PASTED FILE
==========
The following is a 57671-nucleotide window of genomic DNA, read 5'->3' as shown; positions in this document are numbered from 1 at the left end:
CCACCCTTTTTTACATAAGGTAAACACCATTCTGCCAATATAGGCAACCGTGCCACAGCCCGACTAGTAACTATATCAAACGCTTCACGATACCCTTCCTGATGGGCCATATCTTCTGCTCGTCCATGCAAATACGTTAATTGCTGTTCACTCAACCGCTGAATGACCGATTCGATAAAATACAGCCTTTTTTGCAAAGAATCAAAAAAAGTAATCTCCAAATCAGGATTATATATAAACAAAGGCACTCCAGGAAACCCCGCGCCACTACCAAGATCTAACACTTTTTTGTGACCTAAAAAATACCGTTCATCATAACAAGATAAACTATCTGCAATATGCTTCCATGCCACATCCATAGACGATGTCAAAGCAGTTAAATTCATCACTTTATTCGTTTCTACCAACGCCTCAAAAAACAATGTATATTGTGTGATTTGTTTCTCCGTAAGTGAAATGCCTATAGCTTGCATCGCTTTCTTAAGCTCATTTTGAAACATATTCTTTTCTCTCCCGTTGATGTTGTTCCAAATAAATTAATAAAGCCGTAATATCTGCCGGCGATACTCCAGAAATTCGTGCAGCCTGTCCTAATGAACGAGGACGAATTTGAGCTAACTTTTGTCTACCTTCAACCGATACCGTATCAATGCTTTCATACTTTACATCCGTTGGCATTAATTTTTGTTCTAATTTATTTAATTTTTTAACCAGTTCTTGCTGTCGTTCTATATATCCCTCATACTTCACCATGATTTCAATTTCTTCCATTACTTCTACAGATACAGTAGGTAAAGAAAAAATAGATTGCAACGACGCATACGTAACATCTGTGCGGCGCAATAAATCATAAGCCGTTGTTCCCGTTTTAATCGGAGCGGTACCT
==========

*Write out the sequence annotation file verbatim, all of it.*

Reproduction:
The following is a 57671-nucleotide window of genomic DNA, read 5'->3' as shown; positions in this document are numbered from 1 at the left end:
CCACCCTTTTTTACATAAGGTAAACACCATTCTGCCAATATAGGCAACCGTGCCACAGCCCGACTAGTAACTATATCAAACGCTTCACGATACCCTTCCTGATGGGCCATATCTTCTGCTCGTCCATGCAAATACGTTAATTGCTGTTCACTCAACCGCTGAATGACCGATTCGATAAAATACAGCCTTTTTTGCAAAGAATCAAAAAAAGTAATCTCCAAATCAGGATTATATATAAACAAAGGCACTCCAGGAAACCCCGCGCCACTACCAAGATCTAACACTTTTTTGTGACCTAAAAAATACCGTTCATCATAACAAGATAAACTATCTGCAATATGCTTCCATGCCACATCCATAGACGATGTCAAAGCAGTTAAATTCATCACTTTATTCGTTTCTACCAACGCCTCAAAAAACAATGTATATTGTGTGATTTGTTTCTCCGTAAGTGAAATGCCTATAGCTTGCATCGCTTTCTTAAGCTCATTTTGAAACATATTCTTTTCTCTCCCGTTGATGTTGTTCCAAATAAATTAATAAAGCCGTAATATCTGCCGGCGATACTCCAGAAATTCGTGCAGCCTGTCCTAATGAACGAGGACGAATTTGAGCTAACTTTTGTCTACCTTCAACCGATACCGTATCAATGCTTTCATACTTTACATCCGTTGGCATTAATTTTTGTTCTAATTTATTTAATTTTTTAACCAGTTCTTGCTGTCGTTCTATATATCCCTCATACTTCACCATGATTTCAATTTCTTCCATTACTTCTACAGATACAGTAGGTAAAGAAAAAATAGATTGCAACGACGCATACGTAACATCTGTGCGGCGCAATAAATCATAAGCCGTTGTTCCCGTTTTAATCGGAGCGGTACCT